John Little Bilham
Chad Newsome’s friend Little Bilham, often referred to by both his surnames on account of his short stature, is an intense, eager, and charming young art student living in Paris. He came out to Paris to paint, but the more he learns, the less confident he is of his talent, and seems likely to be a failure. Miss Gostrey says of him that he is the “ideal American”—he possesses “the happy attitude itself, the state of faith, and…the sense of beauty” that so many other young Americans lose when they try to make something of themselves. Strether agrees that little Bilham is “more American than anybody.” Little Bilham wins the affections of Mamie Pocock, and by the end of the novel appears, with Strether’s encouragement, likely to marry her.
Gloriani is a famous Italian sculptor living in Paris who becomes a member of Chad’s social circle. Strether goes to a party in Gloriani’s garden. The sculptor, whose very name invokes the idea of “glory” and glamour, is intimidating to Strether, but Chad seems very much at ease around him.
An American expatriate living in Paris, about thirty-eight years old, Miss Gostrey was educated in Europe and often acts as a helper or guide to newly arrived American expatriates. Neither young nor markedly beautiful, she has an expressive and agreeable face, and strikes Strether as “subtly civilized.” Miss Gostrey is a good judge of character and sizes Strether up immediately, seeming to know things he does not. Strether relies on Miss Gostrey for advice and support while he is in Europe. The two become very close friends, and it is apparent that they care deeply for one another. However, their relationship never becomes physically intimate.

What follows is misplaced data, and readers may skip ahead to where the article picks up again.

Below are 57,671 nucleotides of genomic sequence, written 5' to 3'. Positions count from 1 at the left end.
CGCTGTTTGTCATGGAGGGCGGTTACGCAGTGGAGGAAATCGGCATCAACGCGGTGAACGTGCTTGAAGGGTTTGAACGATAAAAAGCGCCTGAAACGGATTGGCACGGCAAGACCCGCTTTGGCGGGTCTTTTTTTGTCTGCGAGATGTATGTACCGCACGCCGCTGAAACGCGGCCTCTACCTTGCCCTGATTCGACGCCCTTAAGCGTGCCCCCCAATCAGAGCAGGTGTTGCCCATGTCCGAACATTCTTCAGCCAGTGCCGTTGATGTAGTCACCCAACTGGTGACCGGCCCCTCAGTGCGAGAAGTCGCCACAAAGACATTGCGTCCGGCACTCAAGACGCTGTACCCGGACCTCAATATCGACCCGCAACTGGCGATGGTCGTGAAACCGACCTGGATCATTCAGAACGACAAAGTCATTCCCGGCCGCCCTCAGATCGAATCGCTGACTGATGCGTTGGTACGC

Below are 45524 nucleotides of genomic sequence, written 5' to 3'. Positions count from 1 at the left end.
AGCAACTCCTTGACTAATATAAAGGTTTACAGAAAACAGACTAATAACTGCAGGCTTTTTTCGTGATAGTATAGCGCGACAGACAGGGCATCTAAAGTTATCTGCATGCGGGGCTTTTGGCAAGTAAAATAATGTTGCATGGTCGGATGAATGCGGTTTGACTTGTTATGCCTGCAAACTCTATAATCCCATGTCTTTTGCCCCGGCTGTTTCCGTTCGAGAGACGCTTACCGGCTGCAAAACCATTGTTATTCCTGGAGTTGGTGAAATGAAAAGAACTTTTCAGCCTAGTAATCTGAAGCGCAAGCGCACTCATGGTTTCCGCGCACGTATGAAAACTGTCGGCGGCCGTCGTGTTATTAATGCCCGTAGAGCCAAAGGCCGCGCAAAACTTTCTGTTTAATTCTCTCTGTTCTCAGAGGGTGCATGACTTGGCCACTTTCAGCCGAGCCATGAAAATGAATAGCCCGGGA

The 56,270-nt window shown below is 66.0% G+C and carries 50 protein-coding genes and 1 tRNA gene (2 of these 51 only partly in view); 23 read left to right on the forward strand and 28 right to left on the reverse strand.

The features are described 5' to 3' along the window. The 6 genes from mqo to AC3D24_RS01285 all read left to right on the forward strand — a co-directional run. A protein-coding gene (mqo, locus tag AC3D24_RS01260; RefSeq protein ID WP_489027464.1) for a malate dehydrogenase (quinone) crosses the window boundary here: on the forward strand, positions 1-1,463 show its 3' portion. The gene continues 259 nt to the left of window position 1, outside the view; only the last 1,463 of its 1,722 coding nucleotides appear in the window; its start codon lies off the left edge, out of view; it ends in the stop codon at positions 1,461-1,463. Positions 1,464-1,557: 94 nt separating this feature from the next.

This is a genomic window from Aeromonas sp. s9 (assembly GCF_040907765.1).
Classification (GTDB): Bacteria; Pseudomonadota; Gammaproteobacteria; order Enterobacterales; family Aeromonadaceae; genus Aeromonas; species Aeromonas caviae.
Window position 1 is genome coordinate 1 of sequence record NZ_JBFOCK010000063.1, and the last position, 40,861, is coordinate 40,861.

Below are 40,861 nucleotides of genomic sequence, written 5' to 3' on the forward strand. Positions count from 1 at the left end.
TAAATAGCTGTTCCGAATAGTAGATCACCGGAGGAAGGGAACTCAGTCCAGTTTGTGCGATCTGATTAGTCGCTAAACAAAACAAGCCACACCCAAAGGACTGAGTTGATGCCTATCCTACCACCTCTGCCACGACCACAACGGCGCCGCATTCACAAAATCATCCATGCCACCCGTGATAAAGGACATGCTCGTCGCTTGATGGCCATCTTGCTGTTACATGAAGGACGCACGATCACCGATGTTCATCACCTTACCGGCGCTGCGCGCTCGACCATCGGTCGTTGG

M. de Montbron
M. de Montbron is the fiancé of Jeanne de Vionnet. He does not appear in the novel, but we learn through Mamie that he is very much in love with Jeanne.
Strether’s fiancée, Mrs. Newsome also provides the funding for the Woollett Review, a literary journal of which Strether is the editor-in-chief. She is a prominent, upstanding citizen of Woollett. In her fifties, with a “large, full life,” she tends to be nervous and high-strung due to all of her many pressures and commitments. Widowed ten years ago, Mrs. Newsome is in charge of the family business, a manufacturing company built by her husband. Business is booming and there is plenty of money, but Mrs. Newsome needs her son Chad to return home from Europe and help her run the advertising for the company. It is on this mission that she sends first Strether, then her daughter Sarah Pocock, as her ambassadors to Paris.